ELECTRONIC FRONTIER FOUNDATIONEFF.ORG
What if the police want to search my computer, but I’m not the subject of their investi-gation?A:
It typically does not matter whether the police are investigating you, or think there is evi-dence they want to use against someone else located on your computer. I they have a war-rant, you consent to the search, or they think there is something incriminating on yourcomputer that may be immediately destroyed, the police can search it. Regardless o whetheryou’re the subject o an investigation, you can always seek the assistance o a lawyer.
Can I see the warrant?A:
Te police must take the warrant with them when executing it and give you a copy o it.
Tey must also knock and announce their entry beore entering your home
and must servethe warrant during the day in most circumstances.
Can the police take my computer with them and search it somewhere else?A:
As long as the police have a warrant, they can seize the computer and take it somewhereelse to search it more thoroughly. As part o that inspection, the police may make a copy o media or other les stored on your computer.
Do I have to cooperate with them when they are searching?A:
you do not have to help the police conduct the search. But
you should not physically in-terfere with them, obstruct the search, or try to destroy evidence
, since that can lead toyour arrest. Tis is true even i the police don’t have a warrant and you do not consent to thesearch, but the police insist on searching anyway. In that instance, do not interere but writedown the names and badge numbers o the ocers and immediately call a lawyer.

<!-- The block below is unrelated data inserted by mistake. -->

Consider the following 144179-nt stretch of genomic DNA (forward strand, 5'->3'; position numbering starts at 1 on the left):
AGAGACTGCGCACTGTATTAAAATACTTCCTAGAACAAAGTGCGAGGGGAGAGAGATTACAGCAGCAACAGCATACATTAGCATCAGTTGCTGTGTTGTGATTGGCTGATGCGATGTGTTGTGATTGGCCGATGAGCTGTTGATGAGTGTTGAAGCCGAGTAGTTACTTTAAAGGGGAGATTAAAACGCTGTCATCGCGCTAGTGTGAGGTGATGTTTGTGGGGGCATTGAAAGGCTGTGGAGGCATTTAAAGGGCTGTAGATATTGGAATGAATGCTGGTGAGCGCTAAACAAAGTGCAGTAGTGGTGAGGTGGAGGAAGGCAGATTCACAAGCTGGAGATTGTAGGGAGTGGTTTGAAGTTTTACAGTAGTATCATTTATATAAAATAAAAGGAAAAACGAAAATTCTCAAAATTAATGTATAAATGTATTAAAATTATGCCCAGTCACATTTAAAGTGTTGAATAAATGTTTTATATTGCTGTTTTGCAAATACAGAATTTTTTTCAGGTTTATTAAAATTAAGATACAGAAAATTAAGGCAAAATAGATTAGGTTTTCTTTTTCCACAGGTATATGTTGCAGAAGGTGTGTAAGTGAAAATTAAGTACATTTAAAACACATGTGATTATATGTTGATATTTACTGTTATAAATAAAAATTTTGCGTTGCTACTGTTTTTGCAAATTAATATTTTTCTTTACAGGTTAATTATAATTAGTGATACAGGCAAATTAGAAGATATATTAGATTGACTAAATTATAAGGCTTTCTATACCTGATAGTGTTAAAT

Q: Do I have to answer their questions while they are searching my home without a war-rant?A:
you do not have to answer any questions. In act, because anything you say can be usedagainst you and other individuals, it is best to say nothing at all until you have a chance totalk to a lawyer. However, i you do decide to answer questions, be sure to tell the truth. Itis a crime to lie to a police ocer and you may nd yoursel in more trouble or lying to lawenorcement than or whatever it was they wanted on your computer.
Q: If the police ask for my encryption keys or passwords, do I have to turn them over?A:
Te police can’t orce you to divulge anything. However, a judge or a grand jury may beable to. Te Fith Amendment protects you rom being orced to give the government sel-incriminating testimony. I turning over an encryption key or password triggers this right,not even a court can orce you to divulge the inormation. But whether that right is triggeredis a dicult question to answer. I turning over an encryption key or password will reveal tothe government inormation it does not have (such as demonstrating that you have controlover les on a computer), there is a strong argument that the Fith Amendment protectsyou.
I, however, turning over passwords and encryption keys will not incriminate you, thenthe Fith Amendment does not protect you. Moreover, even i you have a Fith Amendmentright that protects your encryption keys or passwords, a grand jury or judge may still order